Eligible applicants must have land within the boundaries of the Lake of the Woods watershed (see map on the right) and must meet eligibility requirements for plan writing. This program is delivered on a first come, first served basis.
Cost share will cover up to $300 + $6.50 per planned acre up to 320 acres, with payment not to exceed 100% of the total plan cost. You must be in the planning region to be eligible for this program. If you are not in the planning region, please contact us for other options.
Call the SWCD or visit https://lo1W1P.org/forest-stewardship for more information! This program is funded by:
Rainfall Simulator Shows the Impact of Farm Land Management on Runoff
Lake of the Woods Soil and Water Conservation District (SWCD) co-hosted a livestock producer’s workshop at a farm north of Williams, MN. Over 40 people came out to listen to presenters who highlighted rotational grazing, forage productivity, drought disaster assistance and available conservation programs. Staff were on hand from the Farm Service Agency, Natural Resources Conservation Service, MN Ag Water Quality Certification Program, Sustainable Farming Association and UMN Extension Service.
As part of the workshop, Kent Solberg from the Sustainable Farming Association demonstrated a rainfall simulator. The rainfall simulator demonstrates rain runoff and infiltration from different land management strategies.
The SWCD gathered soil samples from heavily grazed pastures, rotationally grazed pastures, hay fields and annually cropped fields with little residue management. The difference in the amount of rain infiltration and also the amount of sediment running off the “fields” really demonstrated the impacts of how the land is managed. The simulator clearly showed how plant root systems and low compaction helped water infiltrate instead of running off and carrying topsoil away with it. It’s a great video if you are interested in watching – check it out on youtube at https://youtu.be/p-_y_Q9kon8
The SWCD plans to host more workshops in the future. Stay connected with them at Home – Lake of the Woods SWCD
19th Annual Rainy-Lake of the Woods Watershed Forum in the Books!
For the 19th consecutive year, the Rainy-Lake of the Woods Watershed Forum brought a multitude (144) of researchers, resource managers, policy makers and members of the public together on March 9-10 in a virtual setting for the second time. With a formal opening and welcome from Al Pemberton of Red Lake Band of Chippewa Indians, the spirit of partnership and water protection across the border set the foundation for the day and half symposium.
Seventy organizations working in the watershed were represented at the Forum with 25 studies featured, with themes of Water Governance, State of the Basin, Nutrients & Algae, and Emerging Issues and Technologies. Highlights included:
- A keynote on ““Legal personhood, Indigenous and international governance, and relation to water”, with Indigenous scholar and lawyer, Professor Aimée Craft.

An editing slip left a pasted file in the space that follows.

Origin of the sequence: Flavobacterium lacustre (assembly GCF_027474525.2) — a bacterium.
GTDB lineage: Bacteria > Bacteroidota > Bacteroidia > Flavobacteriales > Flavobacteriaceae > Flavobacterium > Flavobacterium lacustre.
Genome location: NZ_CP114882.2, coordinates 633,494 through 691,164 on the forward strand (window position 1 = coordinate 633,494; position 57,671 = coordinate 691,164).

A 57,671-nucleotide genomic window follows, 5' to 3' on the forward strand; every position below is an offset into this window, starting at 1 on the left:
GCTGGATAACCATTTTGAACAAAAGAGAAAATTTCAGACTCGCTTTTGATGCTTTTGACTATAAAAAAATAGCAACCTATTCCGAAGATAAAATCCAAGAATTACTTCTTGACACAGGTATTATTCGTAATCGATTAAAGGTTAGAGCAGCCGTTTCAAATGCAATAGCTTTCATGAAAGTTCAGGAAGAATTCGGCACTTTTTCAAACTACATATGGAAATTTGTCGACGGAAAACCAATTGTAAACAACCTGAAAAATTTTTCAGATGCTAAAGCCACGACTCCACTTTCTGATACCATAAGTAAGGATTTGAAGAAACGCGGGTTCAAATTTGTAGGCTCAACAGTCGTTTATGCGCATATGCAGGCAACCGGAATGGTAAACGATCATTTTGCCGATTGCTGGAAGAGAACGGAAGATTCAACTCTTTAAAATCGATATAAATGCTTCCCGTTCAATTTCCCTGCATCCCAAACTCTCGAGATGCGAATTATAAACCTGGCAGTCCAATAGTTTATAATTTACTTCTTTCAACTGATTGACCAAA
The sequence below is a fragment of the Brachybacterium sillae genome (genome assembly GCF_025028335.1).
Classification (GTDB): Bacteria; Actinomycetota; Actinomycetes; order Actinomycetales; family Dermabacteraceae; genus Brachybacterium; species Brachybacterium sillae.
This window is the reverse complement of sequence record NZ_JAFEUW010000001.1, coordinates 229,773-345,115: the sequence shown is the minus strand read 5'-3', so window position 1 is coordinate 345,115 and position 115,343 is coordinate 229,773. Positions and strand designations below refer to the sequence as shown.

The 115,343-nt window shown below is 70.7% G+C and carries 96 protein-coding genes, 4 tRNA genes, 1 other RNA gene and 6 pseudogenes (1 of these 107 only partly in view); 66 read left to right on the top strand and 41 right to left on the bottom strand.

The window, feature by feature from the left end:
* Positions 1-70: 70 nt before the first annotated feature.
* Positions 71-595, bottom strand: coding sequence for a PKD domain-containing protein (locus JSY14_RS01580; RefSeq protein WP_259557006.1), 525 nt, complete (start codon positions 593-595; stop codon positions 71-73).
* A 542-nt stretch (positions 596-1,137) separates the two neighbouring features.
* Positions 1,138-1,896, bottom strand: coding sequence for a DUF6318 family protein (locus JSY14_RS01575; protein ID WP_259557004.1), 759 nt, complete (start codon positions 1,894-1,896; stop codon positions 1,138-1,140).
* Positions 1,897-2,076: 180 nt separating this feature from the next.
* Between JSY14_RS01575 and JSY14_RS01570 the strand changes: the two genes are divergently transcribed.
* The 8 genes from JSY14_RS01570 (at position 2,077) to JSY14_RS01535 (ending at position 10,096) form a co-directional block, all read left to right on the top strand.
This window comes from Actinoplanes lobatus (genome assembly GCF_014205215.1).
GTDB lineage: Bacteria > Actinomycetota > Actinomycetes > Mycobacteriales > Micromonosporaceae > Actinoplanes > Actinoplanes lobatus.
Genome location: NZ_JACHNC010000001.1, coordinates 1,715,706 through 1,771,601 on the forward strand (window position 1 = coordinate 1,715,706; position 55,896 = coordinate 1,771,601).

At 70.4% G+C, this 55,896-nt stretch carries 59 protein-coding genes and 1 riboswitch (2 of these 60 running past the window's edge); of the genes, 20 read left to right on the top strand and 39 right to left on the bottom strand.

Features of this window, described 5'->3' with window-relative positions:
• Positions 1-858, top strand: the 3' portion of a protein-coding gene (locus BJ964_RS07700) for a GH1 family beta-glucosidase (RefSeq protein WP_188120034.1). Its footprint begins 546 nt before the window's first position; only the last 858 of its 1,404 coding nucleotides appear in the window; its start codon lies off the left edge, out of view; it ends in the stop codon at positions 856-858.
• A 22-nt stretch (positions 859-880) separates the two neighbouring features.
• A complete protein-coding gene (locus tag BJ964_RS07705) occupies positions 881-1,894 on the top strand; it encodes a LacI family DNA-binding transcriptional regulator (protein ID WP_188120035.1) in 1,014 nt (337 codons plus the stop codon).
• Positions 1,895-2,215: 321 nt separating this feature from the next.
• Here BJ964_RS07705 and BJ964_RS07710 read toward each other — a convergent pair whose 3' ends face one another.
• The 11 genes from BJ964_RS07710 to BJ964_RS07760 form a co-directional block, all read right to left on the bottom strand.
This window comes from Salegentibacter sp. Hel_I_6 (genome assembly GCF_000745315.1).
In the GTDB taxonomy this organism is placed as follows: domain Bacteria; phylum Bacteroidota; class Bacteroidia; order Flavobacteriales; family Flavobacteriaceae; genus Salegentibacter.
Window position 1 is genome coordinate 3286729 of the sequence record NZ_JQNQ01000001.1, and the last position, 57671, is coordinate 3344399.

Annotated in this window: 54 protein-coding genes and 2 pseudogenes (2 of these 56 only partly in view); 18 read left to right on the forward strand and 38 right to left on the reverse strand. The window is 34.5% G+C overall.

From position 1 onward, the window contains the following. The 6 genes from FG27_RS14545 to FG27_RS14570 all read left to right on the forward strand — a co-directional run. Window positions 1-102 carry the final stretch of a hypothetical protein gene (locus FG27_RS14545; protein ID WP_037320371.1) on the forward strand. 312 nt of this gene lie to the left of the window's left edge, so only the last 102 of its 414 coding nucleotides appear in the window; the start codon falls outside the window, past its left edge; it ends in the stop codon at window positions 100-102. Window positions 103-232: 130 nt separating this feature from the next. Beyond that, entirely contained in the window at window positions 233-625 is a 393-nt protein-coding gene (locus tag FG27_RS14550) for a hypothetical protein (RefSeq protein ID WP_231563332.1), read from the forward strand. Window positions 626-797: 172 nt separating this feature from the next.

- An overview of a project by Grand Council Treaty #3 on how both Manito Aki Inakonigaawin and the Nibi declaration are moving forward today, following interviews with Elders and Knowledge Keepers.
- Discussion of key findings of the Rainy-Lake of the Woods State of the Basin report (www.lowwsf.com/sobr) that was released in March.
- A presentation by Scott Higgins, IISD-Experimental Lakes Area, showing that the duration of ice-cover on our lakes is getting shorter by about 4 days per decade.
- “Sediment fingerprinting” to trace phosphorus in Lake of the Woods back upstream to its origins, to help target restoration efforts.
- Research into phosphorus loads to Lake of the Woods and the Rainy River from tributaries in the Canadian portion of the watershed.
- Study of the effects of microplastics on fish physiology.
Numerous other studies were presented, and both these and the available recordings can be found on the main page at: www.lowwsf.com/watershed-forum.
Third Edition of State of the Basin Report – Seeing the Basin through a new lense
The Lake of the Woods Water Sustainability Foundation is pleased to announce the release of the 2022 Rainy-Lake of the Woods State of the Basin Report (SOBR). The 2022 SOBR takes first steps towards “two eyed seeing”, by bringing together views of priority concerns and solutions through an Indigenous lens with one eye, while the other eye sees through a Western science lens. The report describes water governance in the basin and Indigenous Knowledge systems and worldview from the standpoint of the Anishinaabe Nation of Treaty #3, US Tribes and the Métis Nation of Ontario. The report also includes aspects of Traditional Knowledge or Indigenous perspective in recognition of a multi-jurisdictional basin. Throughout the report, highlighted are Indigenous concerns or impacts, and questions to shift our lens of view to ensure respect and acknowledgement of the Indigenous Nations in the basin.